As I write this, tennis players are battling it out in Rome. I can think of no better setting than the home of the Colosseum, that epic battleground where gladiators would fight to the death, to symbolise all that’s amazing about tennis.
For make no mistake, a true, intense tennis match is a fight. The tennis rackets are fists, landing successive blows until the knock-out punch. And then what happens? They get up again, no blood spilled. That’s one point out of 200 that might be played.
But, for me, tennis is far more than a metaphor for a boxing match or gladiatorial battle.
It mixes in the strategy and intelligence of chess, the endurance of boxing, the athleticism of a long-distance runner, the technical skill of golfers. And we’re served this amazing spectacle almost every day of the week.
The unique way tennis matches are scored makes matches even more interesting. Imagine for a moment that tennis was a race to 100 points, or scored like basketball with a time limit. The superior player on the day would edge slowly away from their opponent, with little drama for the watching audience.
Instead, we can enjoy the mini battle of each point, building up to a game. And then that builds up to a set, each of which must be clinched with a decisive point – with all the pressure that places on both players.
And then we’re reset back to zero. Sure, your favoured player lost the first set 6-0. She was demolished. But she can battle back to win the second 7-6, and honours are even. Everything to play for.
Sure, your favoured player lost the first set 6-0. She was demolished. But she can battle back to win the second 7-6, and honours are even.
Tennis, unlike any other highly televised sport, also rewards the sexes evenly. I’m just as happy to watch two great female players duke it out as I am male players; often, the more subtle play that comes from female tennis can be more interesting.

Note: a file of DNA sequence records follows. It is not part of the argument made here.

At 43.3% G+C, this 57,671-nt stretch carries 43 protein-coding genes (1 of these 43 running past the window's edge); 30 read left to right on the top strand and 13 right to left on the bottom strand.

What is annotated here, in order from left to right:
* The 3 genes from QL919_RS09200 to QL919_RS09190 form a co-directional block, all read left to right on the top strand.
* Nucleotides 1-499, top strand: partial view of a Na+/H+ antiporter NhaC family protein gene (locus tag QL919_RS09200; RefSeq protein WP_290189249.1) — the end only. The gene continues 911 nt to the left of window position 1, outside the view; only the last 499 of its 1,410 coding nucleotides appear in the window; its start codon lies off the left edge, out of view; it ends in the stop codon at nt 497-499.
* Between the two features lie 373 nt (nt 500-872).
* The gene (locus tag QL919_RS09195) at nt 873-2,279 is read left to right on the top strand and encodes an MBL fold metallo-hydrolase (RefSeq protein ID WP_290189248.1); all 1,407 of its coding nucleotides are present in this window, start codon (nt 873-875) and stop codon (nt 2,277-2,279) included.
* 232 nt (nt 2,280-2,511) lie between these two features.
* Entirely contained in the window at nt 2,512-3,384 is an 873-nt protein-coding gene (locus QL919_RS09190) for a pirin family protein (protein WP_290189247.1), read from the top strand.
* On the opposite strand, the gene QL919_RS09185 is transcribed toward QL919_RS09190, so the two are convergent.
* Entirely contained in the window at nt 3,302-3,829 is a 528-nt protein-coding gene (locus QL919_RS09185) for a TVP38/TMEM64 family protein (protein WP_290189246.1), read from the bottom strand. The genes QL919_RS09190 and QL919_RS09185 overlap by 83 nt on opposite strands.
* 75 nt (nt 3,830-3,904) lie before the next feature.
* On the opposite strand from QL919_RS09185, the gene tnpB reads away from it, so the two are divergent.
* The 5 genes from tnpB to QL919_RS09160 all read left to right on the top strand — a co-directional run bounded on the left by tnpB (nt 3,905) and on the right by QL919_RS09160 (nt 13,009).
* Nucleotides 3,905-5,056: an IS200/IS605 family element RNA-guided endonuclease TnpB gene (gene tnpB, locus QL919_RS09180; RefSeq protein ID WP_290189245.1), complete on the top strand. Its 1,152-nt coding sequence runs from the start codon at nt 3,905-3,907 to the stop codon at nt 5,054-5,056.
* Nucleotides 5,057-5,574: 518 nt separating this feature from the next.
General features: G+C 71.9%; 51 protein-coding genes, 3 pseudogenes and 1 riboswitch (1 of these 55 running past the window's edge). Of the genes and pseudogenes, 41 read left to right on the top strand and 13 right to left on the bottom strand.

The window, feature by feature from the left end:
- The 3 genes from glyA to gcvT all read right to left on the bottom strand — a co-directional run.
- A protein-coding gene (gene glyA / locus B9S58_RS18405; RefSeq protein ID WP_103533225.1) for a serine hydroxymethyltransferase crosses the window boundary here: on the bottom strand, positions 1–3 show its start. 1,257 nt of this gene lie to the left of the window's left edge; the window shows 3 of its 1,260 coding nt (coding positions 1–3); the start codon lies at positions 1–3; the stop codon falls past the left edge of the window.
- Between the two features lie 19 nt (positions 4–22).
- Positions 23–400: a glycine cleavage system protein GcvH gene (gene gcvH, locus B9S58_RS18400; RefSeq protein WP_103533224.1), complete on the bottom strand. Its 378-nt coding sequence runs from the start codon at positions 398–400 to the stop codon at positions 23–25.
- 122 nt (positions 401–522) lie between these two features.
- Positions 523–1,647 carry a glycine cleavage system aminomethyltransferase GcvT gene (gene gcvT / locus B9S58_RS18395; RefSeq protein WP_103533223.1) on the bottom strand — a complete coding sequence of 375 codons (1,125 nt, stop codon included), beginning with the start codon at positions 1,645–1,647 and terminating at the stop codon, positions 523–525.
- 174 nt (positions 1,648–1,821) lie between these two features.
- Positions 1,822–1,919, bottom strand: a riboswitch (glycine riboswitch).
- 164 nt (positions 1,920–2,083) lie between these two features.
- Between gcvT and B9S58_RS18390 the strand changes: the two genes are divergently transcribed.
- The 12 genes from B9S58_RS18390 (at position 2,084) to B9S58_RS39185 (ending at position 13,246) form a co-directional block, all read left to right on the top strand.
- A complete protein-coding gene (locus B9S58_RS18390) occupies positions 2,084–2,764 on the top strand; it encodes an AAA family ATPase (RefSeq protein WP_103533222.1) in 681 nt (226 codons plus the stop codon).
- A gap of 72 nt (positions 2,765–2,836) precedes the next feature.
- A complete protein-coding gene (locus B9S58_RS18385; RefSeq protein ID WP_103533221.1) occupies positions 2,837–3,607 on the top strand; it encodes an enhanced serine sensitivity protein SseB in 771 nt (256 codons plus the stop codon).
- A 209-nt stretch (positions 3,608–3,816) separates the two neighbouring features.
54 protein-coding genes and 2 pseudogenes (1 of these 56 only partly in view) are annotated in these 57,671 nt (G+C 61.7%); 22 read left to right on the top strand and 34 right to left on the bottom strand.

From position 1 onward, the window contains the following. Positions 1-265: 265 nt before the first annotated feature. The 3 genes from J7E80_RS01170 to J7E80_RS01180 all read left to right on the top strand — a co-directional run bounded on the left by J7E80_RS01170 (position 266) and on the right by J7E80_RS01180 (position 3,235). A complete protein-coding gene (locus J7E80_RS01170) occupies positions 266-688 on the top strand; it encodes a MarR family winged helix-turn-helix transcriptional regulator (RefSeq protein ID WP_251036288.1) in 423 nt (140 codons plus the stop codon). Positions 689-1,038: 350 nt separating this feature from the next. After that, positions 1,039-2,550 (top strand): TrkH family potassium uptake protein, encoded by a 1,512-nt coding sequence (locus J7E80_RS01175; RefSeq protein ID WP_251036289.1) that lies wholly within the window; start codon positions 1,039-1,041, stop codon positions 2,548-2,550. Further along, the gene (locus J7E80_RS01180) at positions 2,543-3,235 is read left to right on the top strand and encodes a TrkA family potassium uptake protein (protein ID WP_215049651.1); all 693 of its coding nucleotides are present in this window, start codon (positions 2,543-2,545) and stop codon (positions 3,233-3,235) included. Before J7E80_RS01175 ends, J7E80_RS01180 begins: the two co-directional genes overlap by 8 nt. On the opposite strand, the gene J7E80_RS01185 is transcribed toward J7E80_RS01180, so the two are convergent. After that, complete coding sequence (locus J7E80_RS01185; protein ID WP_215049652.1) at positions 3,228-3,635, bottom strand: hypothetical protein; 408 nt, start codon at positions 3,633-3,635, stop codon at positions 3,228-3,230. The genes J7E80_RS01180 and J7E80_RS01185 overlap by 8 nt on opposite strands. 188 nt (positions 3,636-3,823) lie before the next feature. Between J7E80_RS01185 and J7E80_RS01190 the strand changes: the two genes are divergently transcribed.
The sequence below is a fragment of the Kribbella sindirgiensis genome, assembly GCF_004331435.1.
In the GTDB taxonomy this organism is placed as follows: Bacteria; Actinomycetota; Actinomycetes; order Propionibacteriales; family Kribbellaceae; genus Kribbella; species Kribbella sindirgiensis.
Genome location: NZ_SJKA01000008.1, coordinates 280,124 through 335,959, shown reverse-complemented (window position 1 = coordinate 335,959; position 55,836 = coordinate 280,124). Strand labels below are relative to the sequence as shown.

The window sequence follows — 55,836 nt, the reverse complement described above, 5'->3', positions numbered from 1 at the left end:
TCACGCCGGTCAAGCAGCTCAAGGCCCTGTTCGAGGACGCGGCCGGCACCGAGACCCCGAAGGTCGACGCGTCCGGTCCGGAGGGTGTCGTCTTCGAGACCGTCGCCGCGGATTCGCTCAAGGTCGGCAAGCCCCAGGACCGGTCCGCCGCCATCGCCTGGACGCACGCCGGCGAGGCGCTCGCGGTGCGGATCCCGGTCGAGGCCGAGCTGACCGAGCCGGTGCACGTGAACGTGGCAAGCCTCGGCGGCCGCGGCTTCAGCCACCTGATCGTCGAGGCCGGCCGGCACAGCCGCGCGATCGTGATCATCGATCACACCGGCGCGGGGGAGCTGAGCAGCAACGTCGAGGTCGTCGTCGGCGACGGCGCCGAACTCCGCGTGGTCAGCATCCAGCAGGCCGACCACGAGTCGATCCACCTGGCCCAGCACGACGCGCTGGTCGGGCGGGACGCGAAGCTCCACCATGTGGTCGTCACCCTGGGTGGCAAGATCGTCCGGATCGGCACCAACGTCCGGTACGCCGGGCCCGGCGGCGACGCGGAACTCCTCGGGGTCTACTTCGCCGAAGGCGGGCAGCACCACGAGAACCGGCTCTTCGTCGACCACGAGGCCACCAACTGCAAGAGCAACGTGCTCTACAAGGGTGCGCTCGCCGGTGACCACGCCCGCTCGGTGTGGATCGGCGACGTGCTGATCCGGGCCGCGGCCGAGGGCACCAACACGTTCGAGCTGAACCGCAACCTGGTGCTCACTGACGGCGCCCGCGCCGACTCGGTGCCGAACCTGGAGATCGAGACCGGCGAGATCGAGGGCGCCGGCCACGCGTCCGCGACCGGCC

Likewise physiques. On the face of it, taller players have an advantage – and statistics show they do – but it was the 5ft 3in Dominika Cibulková who won the WTA Finals last year.
In so many sports you’re predestined to succeed with a certain body type, but tennis evens things up due to the unique mix of talents required.
I could go on. The fact that when watching a match you can hunt for things: the way players move their feet to position themselves; the tactics they use to get themselves back into a point; the way they put away a volley.
I could talk about the fact that drugs – while used by some, particularly to add stamina and muscle – play a much lesser role than in other sports. So you can watch a match without worrying about such things, unlike athletics or cycling.
But I’ll finish on two things I, as a tennis player, really love. I can watch these matches and put what I’ve seen into practice myself. I’m not good enough to string together the five punches of a Sharapova, but I can pull off the occasional one-two, which tends to be good enough to knock out my level of opposition.
The final thing? Players miss. Sharapova, the Williams sisters, Johanna Konta – they all stick it in the net when they shouldn’t, or send the ball long. So when I fluff a shot, as I so often do, it’s okay – in a way, I’m playing just like a pro.